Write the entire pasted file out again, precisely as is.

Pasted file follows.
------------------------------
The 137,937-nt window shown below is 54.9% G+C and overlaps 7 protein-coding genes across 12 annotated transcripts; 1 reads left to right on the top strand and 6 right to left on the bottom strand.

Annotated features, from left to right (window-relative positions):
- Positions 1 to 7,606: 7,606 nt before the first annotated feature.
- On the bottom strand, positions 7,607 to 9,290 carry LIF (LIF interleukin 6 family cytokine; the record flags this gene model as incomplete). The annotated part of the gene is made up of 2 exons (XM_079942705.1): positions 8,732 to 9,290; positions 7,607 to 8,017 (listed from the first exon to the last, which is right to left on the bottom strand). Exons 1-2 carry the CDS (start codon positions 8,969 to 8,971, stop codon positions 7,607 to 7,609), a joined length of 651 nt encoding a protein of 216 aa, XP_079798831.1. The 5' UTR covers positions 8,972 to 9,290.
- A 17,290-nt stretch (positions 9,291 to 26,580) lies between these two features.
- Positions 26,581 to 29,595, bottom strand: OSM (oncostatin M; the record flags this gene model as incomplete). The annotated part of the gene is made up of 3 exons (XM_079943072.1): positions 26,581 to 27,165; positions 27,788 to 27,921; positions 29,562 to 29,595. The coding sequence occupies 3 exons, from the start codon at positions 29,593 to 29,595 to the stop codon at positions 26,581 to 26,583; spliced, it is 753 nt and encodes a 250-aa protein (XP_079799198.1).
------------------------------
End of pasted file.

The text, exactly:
The 137,937-nt window shown below is 54.9% G+C and overlaps 7 protein-coding genes across 12 annotated transcripts; 1 reads left to right on the top strand and 6 right to left on the bottom strand.

Annotated features, from left to right (window-relative positions):
- Positions 1 to 7,606: 7,606 nt before the first annotated feature.
- On the bottom strand, positions 7,607 to 9,290 carry LIF (LIF interleukin 6 family cytokine; the record flags this gene model as incomplete). The annotated part of the gene is made up of 2 exons (XM_079942705.1): positions 8,732 to 9,290; positions 7,607 to 8,017 (listed from the first exon to the last, which is right to left on the bottom strand). Exons 1-2 carry the CDS (start codon positions 8,969 to 8,971, stop codon positions 7,607 to 7,609), a joined length of 651 nt encoding a protein of 216 aa, XP_079798831.1. The 5' UTR covers positions 8,972 to 9,290.
- A 17,290-nt stretch (positions 9,291 to 26,580) lies between these two features.
- Positions 26,581 to 29,595, bottom strand: OSM (oncostatin M; the record flags this gene model as incomplete). The annotated part of the gene is made up of 3 exons (XM_079943072.1): positions 26,581 to 27,165; positions 27,788 to 27,921; positions 29,562 to 29,595. The coding sequence occupies 3 exons, from the start codon at positions 29,593 to 29,595 to the stop codon at positions 26,581 to 26,583; spliced, it is 753 nt and encodes a 250-aa protein (XP_079799198.1).